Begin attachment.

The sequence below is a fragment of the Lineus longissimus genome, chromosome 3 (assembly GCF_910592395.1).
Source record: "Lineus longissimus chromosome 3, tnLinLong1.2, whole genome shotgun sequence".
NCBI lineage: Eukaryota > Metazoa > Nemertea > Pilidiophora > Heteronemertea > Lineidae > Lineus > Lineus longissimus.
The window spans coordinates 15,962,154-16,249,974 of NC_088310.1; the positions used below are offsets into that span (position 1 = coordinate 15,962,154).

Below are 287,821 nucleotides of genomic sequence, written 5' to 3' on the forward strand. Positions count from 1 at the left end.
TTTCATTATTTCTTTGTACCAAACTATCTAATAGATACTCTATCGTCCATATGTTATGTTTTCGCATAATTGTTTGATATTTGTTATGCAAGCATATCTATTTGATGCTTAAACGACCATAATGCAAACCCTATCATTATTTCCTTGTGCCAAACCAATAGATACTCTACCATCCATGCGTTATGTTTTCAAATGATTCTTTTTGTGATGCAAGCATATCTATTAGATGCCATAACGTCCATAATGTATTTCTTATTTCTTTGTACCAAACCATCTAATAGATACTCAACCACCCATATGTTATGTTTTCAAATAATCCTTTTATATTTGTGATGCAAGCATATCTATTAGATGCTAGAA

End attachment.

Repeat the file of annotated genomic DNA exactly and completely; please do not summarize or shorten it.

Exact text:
The sequence below is a fragment of the Lineus longissimus genome, chromosome 3 (assembly GCF_910592395.1).
Source record: "Lineus longissimus chromosome 3, tnLinLong1.2, whole genome shotgun sequence".
NCBI lineage: Eukaryota > Metazoa > Nemertea > Pilidiophora > Heteronemertea > Lineidae > Lineus > Lineus longissimus.
The window spans coordinates 15,962,154-16,249,974 of NC_088310.1; the positions used below are offsets into that span (position 1 = coordinate 15,962,154).

Below are 287,821 nucleotides of genomic sequence, written 5' to 3' on the forward strand. Positions count from 1 at the left end.
TTTCATTATTTCTTTGTACCAAACTATCTAATAGATACTCTATCGTCCATATGTTATGTTTTCGCATAATTGTTTGATATTTGTTATGCAAGCATATCTATTTGATGCTTAAACGACCATAATGCAAACCCTATCATTATTTCCTTGTGCCAAACCAATAGATACTCTACCATCCATGCGTTATGTTTTCAAATGATTCTTTTTGTGATGCAAGCATATCTATTAGATGCCATAACGTCCATAATGTATTTCTTATTTCTTTGTACCAAACCATCTAATAGATACTCAACCACCCATATGTTATGTTTTCAAATAATCCTTTTATATTTGTGATGCAAGCATATCTATTAGATGCTAGAA